No, I won’t. At least not in 2023, I don’t know maybe years after but I made a promise that I will contest this one. As for this presidency, as a matter of fact, I’ll also say that given the experience I had, I am not sure that our people are ready. It is way too early. Our people are not ready for any cerebral kind of governance – meaningful, progressive governance. They are not. The government people get clearly is a reflection of who they are and it is what they want. So it will be a waste of time for me to try it soon and I am not deluded, I have never been deluded. It’s going to be impossible near impossible if not impossible for people like me to become president. However, I am also of the opinion that within my party structure, we need to give somebody else an opportunity to try the next time. It is always important to have that inclusiveness in whatever it is we do.

How much did your election campaign cost?

I think I may have spent about N45 to N50 million. I was able to raise about N12 million. I have done my account. I put it on Facebook and Twitter. The rest of the N12 million I was able to get from people and the rest is my money. I had to sell off one or two assets in order to do that. At the initial financial statement I put out at interim, and I told people, if there is anybody I may not have captured, they should get back to me. A couple of people paid into my personal account which I missed out. I have also updated that. I didn’t expect to win so I didn’t expect to collect so much money from people just to waste. So I didn’t collect N200 million from people and I knew how people will feel if one collect that kind of money from them and you know you were not going to win. I believe also that my own investment should be higher than any other person because I was the one that wanted to go for the presidency and I knew it would be a sacrifice I was making for my country and it is worth it.

In what way were your family affected in your presidential bid?

Ahh…..of course, I was not available for months. At some points, I toured the entire country, at least 32 states. That took a toll. Well, I had an understanding of my family. Right now I’m back to base and of course making amends for that absence as it were. Otherwise, I think my family was positive. Both my nuclear and extended were positive from the beginning. They gave me all the support I needed and so on. Of course, it is natural that politicians sometimes get lost and keep moving around the entire country, and some times, people lose themselves but I tried not to lose my self in the process.

What is your advice to the youths that may be interested in politics considering the Not Too Young To Run campaign?

    I’ll probably say that before you start thinking of politics, make sure that you have a job and you have made some savings and don’t expect that the entire political foray will be sponsored by other people. It is important that you have a skill in the game and not just taking other peoples skills and money. That will be wrong.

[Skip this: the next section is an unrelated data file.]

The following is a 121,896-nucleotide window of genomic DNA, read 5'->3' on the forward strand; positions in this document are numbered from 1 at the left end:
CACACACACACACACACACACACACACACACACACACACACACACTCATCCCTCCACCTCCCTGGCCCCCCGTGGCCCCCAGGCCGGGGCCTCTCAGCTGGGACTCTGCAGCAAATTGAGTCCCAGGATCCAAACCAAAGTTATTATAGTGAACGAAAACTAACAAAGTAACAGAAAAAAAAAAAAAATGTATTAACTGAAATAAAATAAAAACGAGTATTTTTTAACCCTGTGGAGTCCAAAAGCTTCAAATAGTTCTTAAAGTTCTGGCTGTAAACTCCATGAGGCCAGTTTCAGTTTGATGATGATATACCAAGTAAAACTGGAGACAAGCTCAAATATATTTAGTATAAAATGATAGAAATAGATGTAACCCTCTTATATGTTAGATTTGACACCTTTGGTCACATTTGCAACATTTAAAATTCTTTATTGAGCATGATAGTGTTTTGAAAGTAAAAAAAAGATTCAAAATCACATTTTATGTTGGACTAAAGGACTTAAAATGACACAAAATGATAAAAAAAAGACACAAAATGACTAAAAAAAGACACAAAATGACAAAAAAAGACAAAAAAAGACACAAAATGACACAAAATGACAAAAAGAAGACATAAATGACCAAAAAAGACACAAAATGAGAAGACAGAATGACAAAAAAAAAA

Secondly, there is actually no hurry. I have met a number of people who want to go into politics straight after youth service. I think that is wrong. Otherwise, you are going to be part of the problem and not the solution. In my view, we don’t need people like that in politics truly. We need them to be more grounded. Today, in Nigeria we live in a world of get rich or die trying. Everybody wants to be a billionaire immediately. That is wrong. You can’t do that. There is absolutely nothing wrong with a 9 am to 5 am. Not everybody has to be an entrepreneur. I am pushing back against that right now. There is nothing wrong about that. Even in capitalist countries in Europe and America that we copy, people still do 9 am – 5 am works. They go to work and come back, earn their money, train themselves, keep their costs within their limits. I think that is eventually what we need to be targeting. So at the end of the day, it is not that everybody wants to be a Dangote, Elumelu or whatever. If we can achieve that, then we can put the government in immense pressure to ensure that there is free basic healthcare, free education up to, at least, secondary school level, the way it works abroad.

    Right now, everybody is on his own. If anybody has a serious medical challenge, you are probably dead or sometimes, you see them sometimes on television begging for money from Nigerians. That is not the way forward. So my advice is to stay positive. We don’t want people who will come and steal money in politics. We don’t want people that lack integrity in our politics. It is best they don’t get involved, rather than come into politics with the view to stealing.

    However, as I said, get your money, your network and to a large extent, be on your feet. So whatever it is you are ready to spend, you are ready to sacrifice it for the good of this country and I believe this is the way forward.

    Olugbenga heads the Investigations Desk at The ICIR. Do you have a scoop? Shoot him an email at [email protected]. Twitter Handle: @OluAdanikin